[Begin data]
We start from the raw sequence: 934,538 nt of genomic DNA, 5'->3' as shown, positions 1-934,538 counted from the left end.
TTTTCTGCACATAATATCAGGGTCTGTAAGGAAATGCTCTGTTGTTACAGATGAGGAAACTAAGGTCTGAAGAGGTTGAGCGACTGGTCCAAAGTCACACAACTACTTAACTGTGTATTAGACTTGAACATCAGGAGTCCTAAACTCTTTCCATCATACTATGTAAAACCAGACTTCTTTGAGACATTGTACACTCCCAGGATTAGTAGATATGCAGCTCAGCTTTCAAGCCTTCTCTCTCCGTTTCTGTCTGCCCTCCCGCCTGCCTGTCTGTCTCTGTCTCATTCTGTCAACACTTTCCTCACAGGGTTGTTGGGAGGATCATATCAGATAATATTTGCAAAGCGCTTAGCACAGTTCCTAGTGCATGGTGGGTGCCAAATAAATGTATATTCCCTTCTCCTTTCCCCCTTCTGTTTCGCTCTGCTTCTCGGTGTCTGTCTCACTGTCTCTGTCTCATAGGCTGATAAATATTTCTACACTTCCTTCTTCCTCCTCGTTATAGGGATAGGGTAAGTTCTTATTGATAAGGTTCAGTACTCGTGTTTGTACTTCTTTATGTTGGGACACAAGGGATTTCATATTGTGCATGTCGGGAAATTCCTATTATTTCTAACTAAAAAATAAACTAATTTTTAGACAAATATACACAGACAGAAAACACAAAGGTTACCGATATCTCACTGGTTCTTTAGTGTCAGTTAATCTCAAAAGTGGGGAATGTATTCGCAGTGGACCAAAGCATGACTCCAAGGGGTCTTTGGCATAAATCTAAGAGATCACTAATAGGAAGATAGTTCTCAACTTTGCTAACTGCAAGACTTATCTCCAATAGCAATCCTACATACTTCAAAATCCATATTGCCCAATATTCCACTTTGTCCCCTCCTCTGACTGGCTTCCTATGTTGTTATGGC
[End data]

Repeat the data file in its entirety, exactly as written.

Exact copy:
We start from the raw sequence: 934,538 nt of genomic DNA, 5'->3' as shown, positions 1-934,538 counted from the left end.
TTTTCTGCACATAATATCAGGGTCTGTAAGGAAATGCTCTGTTGTTACAGATGAGGAAACTAAGGTCTGAAGAGGTTGAGCGACTGGTCCAAAGTCACACAACTACTTAACTGTGTATTAGACTTGAACATCAGGAGTCCTAAACTCTTTCCATCATACTATGTAAAACCAGACTTCTTTGAGACATTGTACACTCCCAGGATTAGTAGATATGCAGCTCAGCTTTCAAGCCTTCTCTCTCCGTTTCTGTCTGCCCTCCCGCCTGCCTGTCTGTCTCTGTCTCATTCTGTCAACACTTTCCTCACAGGGTTGTTGGGAGGATCATATCAGATAATATTTGCAAAGCGCTTAGCACAGTTCCTAGTGCATGGTGGGTGCCAAATAAATGTATATTCCCTTCTCCTTTCCCCCTTCTGTTTCGCTCTGCTTCTCGGTGTCTGTCTCACTGTCTCTGTCTCATAGGCTGATAAATATTTCTACACTTCCTTCTTCCTCCTCGTTATAGGGATAGGGTAAGTTCTTATTGATAAGGTTCAGTACTCGTGTTTGTACTTCTTTATGTTGGGACACAAGGGATTTCATATTGTGCATGTCGGGAAATTCCTATTATTTCTAACTAAAAAATAAACTAATTTTTAGACAAATATACACAGACAGAAAACACAAAGGTTACCGATATCTCACTGGTTCTTTAGTGTCAGTTAATCTCAAAAGTGGGGAATGTATTCGCAGTGGACCAAAGCATGACTCCAAGGGGTCTTTGGCATAAATCTAAGAGATCACTAATAGGAAGATAGTTCTCAACTTTGCTAACTGCAAGACTTATCTCCAATAGCAATCCTACATACTTCAAAATCCATATTGCCCAATATTCCACTTTGTCCCCTCCTCTGACTGGCTTCCTATGTTGTTATGGC